As stated in the EU strategy on ‘shaping Europe’s digital future’, innovative companies need funding that only capital markets can provide. This is partly because many of these companies lack the physical collateral required for bank loans. This adds to the urgency of deepening the CMU. Mastering technological advancement is also critical for the EU’s financial sector to gain in efficiency, to improve access to capital and to be able to better serve Europe’s people, as well as to remain competitive globally. The CMU will also improve the opportunities for SMEs to access funding and therefore will contribute to meeting the objectives of the EU’s March 2020 SME strategy for a sustainable and digital Europe.

The strategies on CMU, sustainable finance, digital finance and SMEs, as well as the Recovery Plan and Next Generation EU are all mutually reinforcing. They are a joined-up package of measures to strengthen Europe’s economy and make it more competitive and sustainable, and to better serve its people and companies.

How will the Commission monitor progress towards CMU?

The Commission regularly reports on the progress of legislative proposals and other measures under the first CMU Action Plan and will continue to do so also for the second Action Plan. The Commission will complement this regular reporting of legislative progress with the monitoring of how EU capital markets evolve. It has for this purpose commissioned a study that reviewed available data and indicators, with a view to establish a tool for regular measuring of progress.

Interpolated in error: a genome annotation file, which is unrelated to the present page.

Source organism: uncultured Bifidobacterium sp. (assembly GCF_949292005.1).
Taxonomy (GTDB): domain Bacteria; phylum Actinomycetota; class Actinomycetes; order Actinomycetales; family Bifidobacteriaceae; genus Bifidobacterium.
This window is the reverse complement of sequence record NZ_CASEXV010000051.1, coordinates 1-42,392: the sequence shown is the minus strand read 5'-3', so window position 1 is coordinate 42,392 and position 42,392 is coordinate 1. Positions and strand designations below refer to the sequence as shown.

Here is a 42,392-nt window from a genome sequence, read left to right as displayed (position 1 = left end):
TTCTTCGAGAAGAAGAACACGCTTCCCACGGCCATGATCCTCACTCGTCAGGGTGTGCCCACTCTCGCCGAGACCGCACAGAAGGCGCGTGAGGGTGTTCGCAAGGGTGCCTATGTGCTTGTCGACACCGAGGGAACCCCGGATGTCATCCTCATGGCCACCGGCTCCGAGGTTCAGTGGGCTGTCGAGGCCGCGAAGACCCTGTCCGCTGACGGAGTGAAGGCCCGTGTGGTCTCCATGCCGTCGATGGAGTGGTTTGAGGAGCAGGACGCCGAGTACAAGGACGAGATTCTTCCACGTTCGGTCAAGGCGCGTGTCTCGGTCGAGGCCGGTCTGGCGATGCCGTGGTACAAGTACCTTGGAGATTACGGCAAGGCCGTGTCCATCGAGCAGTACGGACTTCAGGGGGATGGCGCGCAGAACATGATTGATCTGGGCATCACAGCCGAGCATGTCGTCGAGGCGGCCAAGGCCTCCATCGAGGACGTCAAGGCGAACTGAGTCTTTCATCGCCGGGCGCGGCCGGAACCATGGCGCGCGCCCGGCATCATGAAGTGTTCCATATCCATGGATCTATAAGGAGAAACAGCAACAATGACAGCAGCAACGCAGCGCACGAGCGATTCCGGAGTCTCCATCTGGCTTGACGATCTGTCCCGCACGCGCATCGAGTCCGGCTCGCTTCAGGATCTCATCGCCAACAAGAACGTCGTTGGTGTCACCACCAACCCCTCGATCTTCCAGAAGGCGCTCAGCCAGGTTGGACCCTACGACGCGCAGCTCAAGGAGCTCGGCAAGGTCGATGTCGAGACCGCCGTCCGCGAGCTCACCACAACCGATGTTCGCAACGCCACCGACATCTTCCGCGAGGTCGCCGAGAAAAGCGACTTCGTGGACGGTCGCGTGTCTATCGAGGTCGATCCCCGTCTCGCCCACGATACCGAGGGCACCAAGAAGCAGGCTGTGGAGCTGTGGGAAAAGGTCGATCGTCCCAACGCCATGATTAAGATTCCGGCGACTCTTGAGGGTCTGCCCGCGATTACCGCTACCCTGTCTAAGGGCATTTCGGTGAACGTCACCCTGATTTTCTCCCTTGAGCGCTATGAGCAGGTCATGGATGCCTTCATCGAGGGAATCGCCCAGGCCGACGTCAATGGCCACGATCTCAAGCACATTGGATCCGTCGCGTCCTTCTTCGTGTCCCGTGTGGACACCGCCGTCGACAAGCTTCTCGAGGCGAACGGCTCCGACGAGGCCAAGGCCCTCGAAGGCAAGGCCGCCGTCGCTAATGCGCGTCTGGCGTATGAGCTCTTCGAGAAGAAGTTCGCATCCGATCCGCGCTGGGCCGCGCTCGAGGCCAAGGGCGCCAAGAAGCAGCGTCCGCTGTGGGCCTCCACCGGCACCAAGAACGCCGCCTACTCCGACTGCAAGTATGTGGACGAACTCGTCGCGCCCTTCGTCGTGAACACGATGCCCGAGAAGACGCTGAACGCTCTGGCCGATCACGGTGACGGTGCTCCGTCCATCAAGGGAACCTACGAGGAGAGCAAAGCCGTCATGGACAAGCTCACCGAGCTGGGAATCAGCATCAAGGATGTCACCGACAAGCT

Continue Reading

EU Politics

A fresh start on migration: Striking a new balance between responsibility and solidarity

Newsroom

Published

on

Women and children at the the Turkey-Greece border at Pazarkule. © IOM/Uygar Emrah Özesen

European Commission is proposing a new Pact on Migration and Asylum, covering all of the different elements needed for a comprehensive European approach to migration. It sets out improved and faster procedures throughout the asylum and migration system. And it sets in balance the principles of fair sharing of responsibility and solidarity. This is crucial for rebuilding trust between Member States and confidence in the capacity of the European Union to manage migration.